Institute for Sustainable Infrastructure (ISI) Envision, Version 3



Envision was first developed and published by the Zofnass Program for Sustainable Infrastructure at the Harvard University Graduate School of Design and the Institute for Sustainable Infrastructure (ISI) in 2012. Envision‘s purpose was to provide owners, engineers, and other infrastructure stakeholders the framework to deliver sustainable and resilient infrastructure through non-prescriptive requirements. The type of infrastructure projects that can pursue a rating from Envision are listed in Figure 1. Envision consists of 64 credits with a total of 1,000 points organized under five categories: quality of life, leadership, resource allocation, natural world, and climate & resilience.

Summary of Credits Related to Embodied Carbon for Structural Engineers in ISI Envision – Version 3
Credit(s) Credit Title Credit Required or Optional Achievable Points Probability of Embodied Carbon Reduction
RA1.2 Use Recycled Materials Optional Up to 16 Points Almost certainly for reused materials, usually for recycled-content materials
CR1.1 Reduce Net Embodied Carbon Optional Up to 20 Points Definitely

Credit RA1.2: Use Recycled Materials: Pursuit of this credit can award a team up to 16 points depending on the percentage of project materials that are reused or recycled. Structural engineers can help the project team receive points and reduce the structural system’s embodied carbon by using materials with high recycled content or reusing structural systems. Some structural materials have optimized the amount of recycled content due to resource availability, manufacturing process, embodied carbon reduction, and consumer demands. Engineers should confirm that any specified recycled content materials have reduced embodied carbon, since using high recycled content materials may not necessarily reduce embodied carbon relative to standard practice. Reusing existing structural materials on a project can help reduce the demand for new materials and will typically reduce the structure’s embodied carbon since extraction and manufacturing are not needed. Structural engineers will need to assess and determine the condition and strength of existing structural elements to ensure they will be adequate for the proposed design requirements. It is paramount that structural engineers are engaged during schematic design when building and material reuse is a design option.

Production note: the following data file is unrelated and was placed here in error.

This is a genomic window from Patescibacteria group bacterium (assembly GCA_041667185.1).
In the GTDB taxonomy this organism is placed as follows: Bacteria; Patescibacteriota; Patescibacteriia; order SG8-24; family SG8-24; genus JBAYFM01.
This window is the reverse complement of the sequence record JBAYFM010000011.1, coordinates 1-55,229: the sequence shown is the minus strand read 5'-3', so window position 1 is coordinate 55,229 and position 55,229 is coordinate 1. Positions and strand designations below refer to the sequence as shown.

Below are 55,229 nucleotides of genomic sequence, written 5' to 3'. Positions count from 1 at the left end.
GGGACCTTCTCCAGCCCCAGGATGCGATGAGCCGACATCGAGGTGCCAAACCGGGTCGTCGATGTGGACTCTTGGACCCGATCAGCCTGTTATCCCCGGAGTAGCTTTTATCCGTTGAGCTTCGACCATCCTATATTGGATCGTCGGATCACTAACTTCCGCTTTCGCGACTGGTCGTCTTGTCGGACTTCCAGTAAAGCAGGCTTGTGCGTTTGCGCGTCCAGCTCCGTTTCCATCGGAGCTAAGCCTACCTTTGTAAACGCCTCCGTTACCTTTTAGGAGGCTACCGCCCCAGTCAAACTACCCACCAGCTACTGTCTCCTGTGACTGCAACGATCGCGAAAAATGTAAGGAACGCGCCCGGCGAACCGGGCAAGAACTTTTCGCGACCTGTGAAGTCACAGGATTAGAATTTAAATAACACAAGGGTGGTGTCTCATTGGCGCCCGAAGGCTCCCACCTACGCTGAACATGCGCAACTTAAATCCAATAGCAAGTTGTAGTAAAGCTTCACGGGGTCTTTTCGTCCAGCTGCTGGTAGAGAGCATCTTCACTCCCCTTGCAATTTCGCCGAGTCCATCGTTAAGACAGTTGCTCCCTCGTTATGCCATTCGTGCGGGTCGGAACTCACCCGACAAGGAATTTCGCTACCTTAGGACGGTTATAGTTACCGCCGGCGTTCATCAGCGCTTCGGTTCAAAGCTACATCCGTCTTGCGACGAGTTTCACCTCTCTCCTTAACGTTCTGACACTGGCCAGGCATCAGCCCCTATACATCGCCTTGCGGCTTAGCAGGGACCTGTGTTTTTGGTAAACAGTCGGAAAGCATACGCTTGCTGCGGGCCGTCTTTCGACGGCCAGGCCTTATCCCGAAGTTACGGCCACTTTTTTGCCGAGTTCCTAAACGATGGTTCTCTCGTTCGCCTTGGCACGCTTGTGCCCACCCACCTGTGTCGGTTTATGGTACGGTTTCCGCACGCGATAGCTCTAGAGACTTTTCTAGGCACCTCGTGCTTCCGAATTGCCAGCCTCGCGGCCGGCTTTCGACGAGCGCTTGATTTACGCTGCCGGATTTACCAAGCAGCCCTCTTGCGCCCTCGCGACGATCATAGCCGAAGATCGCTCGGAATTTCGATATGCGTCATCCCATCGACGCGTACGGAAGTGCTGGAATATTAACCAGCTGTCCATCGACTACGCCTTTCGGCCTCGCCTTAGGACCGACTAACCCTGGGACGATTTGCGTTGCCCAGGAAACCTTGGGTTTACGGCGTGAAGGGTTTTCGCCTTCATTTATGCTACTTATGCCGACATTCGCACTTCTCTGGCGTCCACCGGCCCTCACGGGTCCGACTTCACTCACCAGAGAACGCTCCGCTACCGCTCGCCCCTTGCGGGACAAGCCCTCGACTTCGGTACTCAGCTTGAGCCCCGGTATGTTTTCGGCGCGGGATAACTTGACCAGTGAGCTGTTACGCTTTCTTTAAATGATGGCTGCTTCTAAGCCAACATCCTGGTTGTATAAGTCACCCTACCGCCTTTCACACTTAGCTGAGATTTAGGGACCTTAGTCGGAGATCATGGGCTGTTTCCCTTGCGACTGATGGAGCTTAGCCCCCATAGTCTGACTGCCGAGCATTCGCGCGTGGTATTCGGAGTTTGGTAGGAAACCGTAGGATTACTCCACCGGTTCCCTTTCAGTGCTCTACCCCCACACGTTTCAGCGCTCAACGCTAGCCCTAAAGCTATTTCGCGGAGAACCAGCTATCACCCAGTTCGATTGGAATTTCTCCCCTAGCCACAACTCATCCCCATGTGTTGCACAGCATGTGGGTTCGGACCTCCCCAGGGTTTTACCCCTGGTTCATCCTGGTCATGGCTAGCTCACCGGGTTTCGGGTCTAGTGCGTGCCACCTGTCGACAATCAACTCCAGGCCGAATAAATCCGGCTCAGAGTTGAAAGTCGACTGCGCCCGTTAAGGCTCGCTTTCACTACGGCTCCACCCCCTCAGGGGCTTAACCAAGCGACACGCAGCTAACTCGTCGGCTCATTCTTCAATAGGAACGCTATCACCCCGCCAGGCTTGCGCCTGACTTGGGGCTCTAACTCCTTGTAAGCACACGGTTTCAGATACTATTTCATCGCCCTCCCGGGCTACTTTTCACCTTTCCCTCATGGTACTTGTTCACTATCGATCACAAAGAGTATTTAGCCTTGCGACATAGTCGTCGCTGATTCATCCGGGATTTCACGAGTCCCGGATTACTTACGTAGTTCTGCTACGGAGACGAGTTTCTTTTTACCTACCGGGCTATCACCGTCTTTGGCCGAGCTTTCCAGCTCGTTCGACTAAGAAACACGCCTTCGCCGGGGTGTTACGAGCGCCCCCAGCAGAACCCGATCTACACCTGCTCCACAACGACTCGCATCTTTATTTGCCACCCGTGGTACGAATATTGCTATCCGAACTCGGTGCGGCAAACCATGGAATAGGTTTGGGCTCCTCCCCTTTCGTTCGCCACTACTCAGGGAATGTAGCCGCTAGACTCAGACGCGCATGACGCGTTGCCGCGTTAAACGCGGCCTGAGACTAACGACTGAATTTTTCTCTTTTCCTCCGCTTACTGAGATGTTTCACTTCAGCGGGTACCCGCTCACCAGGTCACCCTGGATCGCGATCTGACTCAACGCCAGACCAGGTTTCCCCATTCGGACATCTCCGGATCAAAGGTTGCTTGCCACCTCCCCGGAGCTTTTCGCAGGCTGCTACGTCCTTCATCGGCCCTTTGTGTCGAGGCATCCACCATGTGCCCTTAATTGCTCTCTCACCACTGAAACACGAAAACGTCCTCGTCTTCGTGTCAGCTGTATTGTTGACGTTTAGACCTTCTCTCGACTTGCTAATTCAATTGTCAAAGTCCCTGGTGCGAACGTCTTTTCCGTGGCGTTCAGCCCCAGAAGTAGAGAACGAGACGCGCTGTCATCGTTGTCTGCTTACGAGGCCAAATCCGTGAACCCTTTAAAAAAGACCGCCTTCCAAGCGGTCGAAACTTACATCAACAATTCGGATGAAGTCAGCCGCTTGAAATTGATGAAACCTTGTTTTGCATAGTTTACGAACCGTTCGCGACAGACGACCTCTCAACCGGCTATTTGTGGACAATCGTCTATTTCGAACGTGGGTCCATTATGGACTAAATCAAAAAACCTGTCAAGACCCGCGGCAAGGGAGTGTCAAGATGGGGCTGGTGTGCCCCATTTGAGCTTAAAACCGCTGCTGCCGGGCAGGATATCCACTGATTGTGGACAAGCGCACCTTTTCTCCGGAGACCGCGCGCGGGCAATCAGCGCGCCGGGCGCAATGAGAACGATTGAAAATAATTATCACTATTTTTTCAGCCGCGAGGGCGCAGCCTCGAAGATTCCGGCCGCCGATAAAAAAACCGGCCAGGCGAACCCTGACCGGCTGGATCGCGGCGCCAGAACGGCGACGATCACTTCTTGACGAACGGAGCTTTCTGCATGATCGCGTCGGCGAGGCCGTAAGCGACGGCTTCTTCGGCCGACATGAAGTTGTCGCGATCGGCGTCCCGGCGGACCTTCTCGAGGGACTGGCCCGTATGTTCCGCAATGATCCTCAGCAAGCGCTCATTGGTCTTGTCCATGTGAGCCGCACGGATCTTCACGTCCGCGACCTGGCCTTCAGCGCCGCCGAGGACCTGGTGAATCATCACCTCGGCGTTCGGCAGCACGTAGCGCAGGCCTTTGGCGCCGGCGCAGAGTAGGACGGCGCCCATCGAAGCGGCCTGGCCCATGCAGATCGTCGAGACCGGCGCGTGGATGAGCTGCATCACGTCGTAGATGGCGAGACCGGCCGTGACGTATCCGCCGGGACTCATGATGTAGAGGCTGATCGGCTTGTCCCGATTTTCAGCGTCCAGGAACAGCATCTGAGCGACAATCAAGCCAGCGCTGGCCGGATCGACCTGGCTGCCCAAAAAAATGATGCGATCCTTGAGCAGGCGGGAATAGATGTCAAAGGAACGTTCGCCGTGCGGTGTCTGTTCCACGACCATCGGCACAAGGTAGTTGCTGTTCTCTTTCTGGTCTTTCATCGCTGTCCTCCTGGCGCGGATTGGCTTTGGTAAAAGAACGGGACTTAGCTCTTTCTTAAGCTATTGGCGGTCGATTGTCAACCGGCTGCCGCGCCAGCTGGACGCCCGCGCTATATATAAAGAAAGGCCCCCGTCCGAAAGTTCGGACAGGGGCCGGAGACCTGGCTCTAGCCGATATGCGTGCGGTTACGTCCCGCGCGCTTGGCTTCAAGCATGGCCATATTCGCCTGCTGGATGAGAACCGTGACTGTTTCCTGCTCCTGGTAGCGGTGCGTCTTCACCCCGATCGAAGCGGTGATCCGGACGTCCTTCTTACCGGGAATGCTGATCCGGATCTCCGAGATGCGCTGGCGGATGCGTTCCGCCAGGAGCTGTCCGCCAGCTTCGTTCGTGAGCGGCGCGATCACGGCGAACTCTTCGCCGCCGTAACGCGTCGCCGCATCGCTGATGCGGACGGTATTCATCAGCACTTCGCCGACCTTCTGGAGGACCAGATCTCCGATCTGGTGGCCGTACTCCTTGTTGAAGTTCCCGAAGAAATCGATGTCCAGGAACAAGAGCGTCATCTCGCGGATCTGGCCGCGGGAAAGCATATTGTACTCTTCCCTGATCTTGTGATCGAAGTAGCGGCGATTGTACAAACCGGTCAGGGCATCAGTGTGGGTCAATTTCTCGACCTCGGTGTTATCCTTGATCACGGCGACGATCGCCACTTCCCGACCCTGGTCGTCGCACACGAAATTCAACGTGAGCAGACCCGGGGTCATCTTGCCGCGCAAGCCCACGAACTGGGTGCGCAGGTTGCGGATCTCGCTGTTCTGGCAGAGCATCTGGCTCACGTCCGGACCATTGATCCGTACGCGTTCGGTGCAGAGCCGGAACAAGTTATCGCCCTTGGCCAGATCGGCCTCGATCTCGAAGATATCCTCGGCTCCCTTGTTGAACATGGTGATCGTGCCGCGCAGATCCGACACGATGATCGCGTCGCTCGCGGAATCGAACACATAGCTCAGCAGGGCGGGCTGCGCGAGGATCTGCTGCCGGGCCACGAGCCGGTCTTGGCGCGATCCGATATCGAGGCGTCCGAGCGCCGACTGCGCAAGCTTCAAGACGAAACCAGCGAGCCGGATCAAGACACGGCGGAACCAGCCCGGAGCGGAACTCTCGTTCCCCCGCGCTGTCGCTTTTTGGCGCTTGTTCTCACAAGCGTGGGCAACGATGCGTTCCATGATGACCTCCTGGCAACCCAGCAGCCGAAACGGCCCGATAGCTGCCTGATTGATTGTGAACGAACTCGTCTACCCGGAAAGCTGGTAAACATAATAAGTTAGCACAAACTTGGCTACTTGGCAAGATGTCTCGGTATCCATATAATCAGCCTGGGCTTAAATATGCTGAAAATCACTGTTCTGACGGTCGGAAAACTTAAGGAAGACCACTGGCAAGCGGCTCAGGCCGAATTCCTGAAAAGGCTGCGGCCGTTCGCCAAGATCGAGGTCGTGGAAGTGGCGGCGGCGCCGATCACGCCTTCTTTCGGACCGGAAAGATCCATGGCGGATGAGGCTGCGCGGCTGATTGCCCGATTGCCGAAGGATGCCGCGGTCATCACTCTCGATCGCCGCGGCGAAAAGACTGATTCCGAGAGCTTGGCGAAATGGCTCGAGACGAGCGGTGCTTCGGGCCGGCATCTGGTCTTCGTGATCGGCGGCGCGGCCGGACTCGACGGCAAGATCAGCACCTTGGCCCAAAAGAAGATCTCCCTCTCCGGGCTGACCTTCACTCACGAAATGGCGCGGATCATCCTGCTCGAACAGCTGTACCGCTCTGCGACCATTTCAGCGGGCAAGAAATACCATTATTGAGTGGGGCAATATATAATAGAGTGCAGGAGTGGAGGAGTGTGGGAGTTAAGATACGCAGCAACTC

Credit CR1.1: Reduce Net Embodied Carbon: This credit requires the project team to reduce the upfront carbon of the primary materials used on the project during construction and operation. Structural engineers play a crucial role in helping the project team reduce the embodied carbon of the infrastructure’s structural components. The certification will award the team five points for a five percent reduction of embodied carbon compared to a baseline. The points step up as a larger amount of embodied carbon is reduced. Up to 20 points will be awarded if the team achieves a 50% embodied carbon reduction compared to the baseline. In Envision, a baseline is defined as conventional performance or “business as usual.” Due to the broad applicability of types, sizes, and locations of infrastructure projects, appropriate and applicable baselines must be determined by the project team. Envision provides four acceptable ways of defining a baseline, in order of preference:

  1. Existing conditions or the existing system(s) the project will replace
  2. A seriously considered project alternative
  3. Industry “standard practice” or existing codes, standards, or regulatory requirements
  4. A project of similar scope and size operating within the same geographic area or a geographic area with similar operating conditions.

Early in the design phase, the design team should agree on which consultant should include the life cycle assessment (LCA) for the baseline in their scope. Engineers will need to utilize embodied carbon reduction strategies and technologies in addition to measuring the structural embodied carbon through an LCA tool. By measuring and utilizing reduction strategies, the embodied carbon footprint can be reduced to the greatest extent possible.

Institute for Sustainable Infrastructure (ISI). (2018). Envision, Version 3. Washington, DC. Accessed June 30, 2021. 

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